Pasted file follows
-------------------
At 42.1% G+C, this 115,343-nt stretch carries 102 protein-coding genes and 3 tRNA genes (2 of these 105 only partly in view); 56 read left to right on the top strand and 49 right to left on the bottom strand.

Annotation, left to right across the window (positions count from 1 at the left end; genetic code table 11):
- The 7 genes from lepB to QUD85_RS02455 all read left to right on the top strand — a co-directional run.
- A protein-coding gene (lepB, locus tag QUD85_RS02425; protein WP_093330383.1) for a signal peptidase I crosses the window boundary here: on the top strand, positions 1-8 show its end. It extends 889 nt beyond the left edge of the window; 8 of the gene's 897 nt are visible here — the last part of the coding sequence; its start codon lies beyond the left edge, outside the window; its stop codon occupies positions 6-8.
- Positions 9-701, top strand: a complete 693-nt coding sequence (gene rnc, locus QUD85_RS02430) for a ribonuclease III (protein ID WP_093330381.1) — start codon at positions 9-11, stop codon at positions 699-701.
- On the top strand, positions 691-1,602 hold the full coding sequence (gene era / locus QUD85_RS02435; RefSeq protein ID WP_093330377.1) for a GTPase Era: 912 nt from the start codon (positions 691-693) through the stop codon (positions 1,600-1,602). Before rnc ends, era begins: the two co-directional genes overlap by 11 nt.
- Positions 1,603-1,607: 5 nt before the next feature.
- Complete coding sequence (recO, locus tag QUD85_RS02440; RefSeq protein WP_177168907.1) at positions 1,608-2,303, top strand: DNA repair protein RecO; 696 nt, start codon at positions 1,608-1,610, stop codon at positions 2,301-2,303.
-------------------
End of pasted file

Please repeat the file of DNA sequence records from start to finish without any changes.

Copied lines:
At 42.1% G+C, this 115,343-nt stretch carries 102 protein-coding genes and 3 tRNA genes (2 of these 105 only partly in view); 56 read left to right on the top strand and 49 right to left on the bottom strand.

Annotation, left to right across the window (positions count from 1 at the left end; genetic code table 11):
- The 7 genes from lepB to QUD85_RS02455 all read left to right on the top strand — a co-directional run.
- A protein-coding gene (lepB, locus tag QUD85_RS02425; protein WP_093330383.1) for a signal peptidase I crosses the window boundary here: on the top strand, positions 1-8 show its end. It extends 889 nt beyond the left edge of the window; 8 of the gene's 897 nt are visible here — the last part of the coding sequence; its start codon lies beyond the left edge, outside the window; its stop codon occupies positions 6-8.
- Positions 9-701, top strand: a complete 693-nt coding sequence (gene rnc, locus QUD85_RS02430) for a ribonuclease III (protein ID WP_093330381.1) — start codon at positions 9-11, stop codon at positions 699-701.
- On the top strand, positions 691-1,602 hold the full coding sequence (gene era / locus QUD85_RS02435; RefSeq protein ID WP_093330377.1) for a GTPase Era: 912 nt from the start codon (positions 691-693) through the stop codon (positions 1,600-1,602). Before rnc ends, era begins: the two co-directional genes overlap by 11 nt.
- Positions 1,603-1,607: 5 nt before the next feature.
- Complete coding sequence (recO, locus tag QUD85_RS02440; RefSeq protein WP_177168907.1) at positions 1,608-2,303, top strand: DNA repair protein RecO; 696 nt, start codon at positions 1,608-1,610, stop codon at positions 2,301-2,303.